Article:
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Ontario PC leader Doug Ford walks under an excavator as he leaves from the back door of a campaign announcement in Toronto on Monday June 4, 2018.

Frank Gunn/The Canadian Press

Ever since the Ontario election campaign started, Doug Ford’s campaign team has spent much of its time putting out fires – some inherited when he abruptly took over the Progressive Conservatives this winter, others he lit himself.

Three days before election day, the Tories were saddled with one more – one that uniquely threatened to send Mr. Ford’s appeal among voters up in smoke.

The $16.25-million lawsuit filed Monday against the PC Leader by Renata Ford, the widow of former Toronto mayor Rob Ford, is impossible to judge yet on its legal merits. Mr. Ford denies its many allegations, which include mismanaging the family business founded by his late father and failing to meet financial obligations to his late brother’s family. He also suggested that the suit is the culmination of efforts to extract money from him while he’s campaigning.

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But politics isn’t about perfectly litigated verdicts – especially when something both sensational and highly complex comes onto voters’ radars right before they head to the polls. And because of the many ways it could reflect on Mr. Ford, this 11th-hour surprise has the potential to be a breaking point for voters who have been struggling with how many warning signs they can look past.

Related: Rob Ford’s widow sues Doug Ford over family business days before Ontario election

Ontario election guide: What you need to know before you vote

There has been a lot already in this race to put off people who were initially prepared to support his party, which explains why the PCs’ big lead at the start has eroded into an apparent tie for popular support with the NDP. But amid all that – the lack of a real platform, obvious ignorance about how the provincial government works, allegations he was an active player in the corruption of his party’s internal operations under his scandal-plagued predecessor, Patrick Brown – Mr. Ford maintained some basic pillars of his appeal to his support base.

One of those had to do with his family, which for all its well-documented troubles is nothing if not larger than life. Mr. Ford launched his campaign for the PC leadership in his mother’s basement. He gets a catch in his throat when he invokes his brother up in the heavens and gives the impression that the one thing he absolutely won’t stand is anyone messing with people he cares about. The idea that he is someone who will stop at nothing to defend his own has a certain appeal, if you figure that when he’s premier you might fit that bill, too.

Another, probably more important part of his appeal has been that he’s a successful businessman. Not knowing the ins and outs of the provincial bureaucracy, or how a bill becomes a law, was cast as less a bug than a feature of someone who would be able to bring his no-nonsense, back-to-basics private-sector expertise – the sort he’d proven in building up Deco Labels, the family business – to Queen’s Park.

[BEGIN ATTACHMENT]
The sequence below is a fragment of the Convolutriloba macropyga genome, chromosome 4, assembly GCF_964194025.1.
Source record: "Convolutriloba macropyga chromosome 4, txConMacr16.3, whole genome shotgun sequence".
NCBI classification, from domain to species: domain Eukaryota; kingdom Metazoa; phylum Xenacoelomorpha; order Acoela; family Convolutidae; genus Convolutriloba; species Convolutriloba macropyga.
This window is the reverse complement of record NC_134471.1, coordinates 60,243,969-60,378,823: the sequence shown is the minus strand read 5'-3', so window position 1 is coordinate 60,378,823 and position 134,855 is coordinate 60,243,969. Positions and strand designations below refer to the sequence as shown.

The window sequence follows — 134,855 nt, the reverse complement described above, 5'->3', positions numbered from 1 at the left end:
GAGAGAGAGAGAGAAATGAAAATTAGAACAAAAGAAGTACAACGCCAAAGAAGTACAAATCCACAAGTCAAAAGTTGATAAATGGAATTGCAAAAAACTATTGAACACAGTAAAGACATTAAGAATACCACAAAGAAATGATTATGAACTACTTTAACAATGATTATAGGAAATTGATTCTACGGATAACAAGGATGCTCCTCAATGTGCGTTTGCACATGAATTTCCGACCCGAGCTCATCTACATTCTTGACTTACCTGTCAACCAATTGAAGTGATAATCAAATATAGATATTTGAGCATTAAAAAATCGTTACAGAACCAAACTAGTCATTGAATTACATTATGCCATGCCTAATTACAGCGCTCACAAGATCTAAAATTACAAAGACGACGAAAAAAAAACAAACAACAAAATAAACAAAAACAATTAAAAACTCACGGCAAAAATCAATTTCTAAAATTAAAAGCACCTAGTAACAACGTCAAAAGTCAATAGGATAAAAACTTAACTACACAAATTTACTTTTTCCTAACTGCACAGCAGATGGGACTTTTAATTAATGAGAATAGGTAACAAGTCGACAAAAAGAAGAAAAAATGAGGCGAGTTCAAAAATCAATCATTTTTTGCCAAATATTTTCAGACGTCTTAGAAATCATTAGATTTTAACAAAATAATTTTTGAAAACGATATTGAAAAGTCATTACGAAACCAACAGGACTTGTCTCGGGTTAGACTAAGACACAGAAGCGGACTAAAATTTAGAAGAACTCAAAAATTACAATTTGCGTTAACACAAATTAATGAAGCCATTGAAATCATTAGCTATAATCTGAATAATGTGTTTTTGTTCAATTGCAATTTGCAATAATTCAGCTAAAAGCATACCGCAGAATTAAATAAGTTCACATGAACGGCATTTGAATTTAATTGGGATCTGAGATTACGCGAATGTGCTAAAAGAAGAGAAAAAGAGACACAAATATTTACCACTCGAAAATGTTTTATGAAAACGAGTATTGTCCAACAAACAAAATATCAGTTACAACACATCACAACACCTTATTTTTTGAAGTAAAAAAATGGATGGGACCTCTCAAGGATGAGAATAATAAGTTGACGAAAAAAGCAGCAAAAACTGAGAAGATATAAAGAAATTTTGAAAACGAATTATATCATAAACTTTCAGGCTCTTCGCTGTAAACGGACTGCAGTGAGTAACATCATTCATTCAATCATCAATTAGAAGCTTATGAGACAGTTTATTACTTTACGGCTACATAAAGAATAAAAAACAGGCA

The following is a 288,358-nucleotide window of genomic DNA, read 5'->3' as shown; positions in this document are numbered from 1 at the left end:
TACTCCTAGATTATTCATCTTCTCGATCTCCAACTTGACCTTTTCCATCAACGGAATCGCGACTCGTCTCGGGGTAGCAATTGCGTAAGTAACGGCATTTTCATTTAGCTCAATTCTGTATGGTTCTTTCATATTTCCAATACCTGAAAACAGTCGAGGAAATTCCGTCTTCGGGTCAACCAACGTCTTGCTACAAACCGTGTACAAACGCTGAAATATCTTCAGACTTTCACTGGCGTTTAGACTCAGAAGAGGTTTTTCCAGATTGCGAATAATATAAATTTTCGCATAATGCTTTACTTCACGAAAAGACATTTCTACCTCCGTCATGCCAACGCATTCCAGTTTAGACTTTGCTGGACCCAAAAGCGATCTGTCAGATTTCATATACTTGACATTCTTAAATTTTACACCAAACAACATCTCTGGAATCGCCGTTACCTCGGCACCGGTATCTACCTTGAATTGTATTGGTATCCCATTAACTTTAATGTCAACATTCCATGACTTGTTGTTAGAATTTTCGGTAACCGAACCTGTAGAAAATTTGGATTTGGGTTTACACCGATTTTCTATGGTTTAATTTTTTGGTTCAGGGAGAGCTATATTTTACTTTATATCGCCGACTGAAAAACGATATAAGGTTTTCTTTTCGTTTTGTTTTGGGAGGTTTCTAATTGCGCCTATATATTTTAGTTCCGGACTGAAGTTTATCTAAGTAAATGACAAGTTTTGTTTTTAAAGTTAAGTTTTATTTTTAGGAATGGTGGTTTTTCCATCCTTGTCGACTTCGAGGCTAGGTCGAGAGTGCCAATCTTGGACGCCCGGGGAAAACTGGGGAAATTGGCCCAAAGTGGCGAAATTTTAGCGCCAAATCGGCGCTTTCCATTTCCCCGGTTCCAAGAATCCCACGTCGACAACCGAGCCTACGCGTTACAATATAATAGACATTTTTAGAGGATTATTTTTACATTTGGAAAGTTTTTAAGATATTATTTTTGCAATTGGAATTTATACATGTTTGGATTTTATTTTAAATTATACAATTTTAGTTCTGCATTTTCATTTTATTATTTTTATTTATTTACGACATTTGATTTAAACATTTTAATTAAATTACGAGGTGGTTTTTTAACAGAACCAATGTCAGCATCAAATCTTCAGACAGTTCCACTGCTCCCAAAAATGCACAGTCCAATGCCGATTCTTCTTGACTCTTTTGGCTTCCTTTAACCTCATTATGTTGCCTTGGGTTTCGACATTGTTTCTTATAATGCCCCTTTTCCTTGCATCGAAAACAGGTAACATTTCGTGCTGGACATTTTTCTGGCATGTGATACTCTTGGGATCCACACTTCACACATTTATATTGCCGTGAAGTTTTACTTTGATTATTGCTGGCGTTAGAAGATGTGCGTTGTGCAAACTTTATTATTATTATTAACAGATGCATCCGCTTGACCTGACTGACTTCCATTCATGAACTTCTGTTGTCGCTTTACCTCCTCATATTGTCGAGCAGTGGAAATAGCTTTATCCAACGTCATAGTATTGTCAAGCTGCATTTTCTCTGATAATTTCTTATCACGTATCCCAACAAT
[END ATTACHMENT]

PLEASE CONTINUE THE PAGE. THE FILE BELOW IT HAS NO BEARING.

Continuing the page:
Probably there is something that could simultaneously complicate both these pitches, as businessman and family man, more than his beloved brother’s widow claiming that she’s been left to fend for herself while Mr. Ford (and his other brother, Randy) ran Deco into the ground – paying themselves overly generous salaries while amassing $5-million in losses over a seven-year period. But it doesn’t readily spring to mind.

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Of course, there are plenty of people planning to vote for the PCs not because of Mr. Ford’s characteristics as a leader, but in spite of them. It’s probably not a coincidence that the Tories’ support seemed to stabilize and stop bleeding about a week ago, when they finally began to showcase other high-profile candidates as much as him.

But yet another potential consequence of Monday’s news is that it threatens to remind those voters of how difficult it could be for the team around Mr. Ford to bring normalcy to his government.

Rob Ford’s time as mayor, lest anyone forget amid the solemn remembrances, was bedlam. Doug Ford is more composed than his troubled brother was. But even for those who might be skeptical of Ms. Ford’s lawsuit and its timing, its mere existence is a reminder of the chaos that follows this family.

Maybe it will prove too late, with too many votes already determined, for that to matter. Maybe it should be, given the complexity of what is alleged.

But the last thing the Tories needed, at this point, was another reason for Ontarians to consider what they may be getting themselves into.

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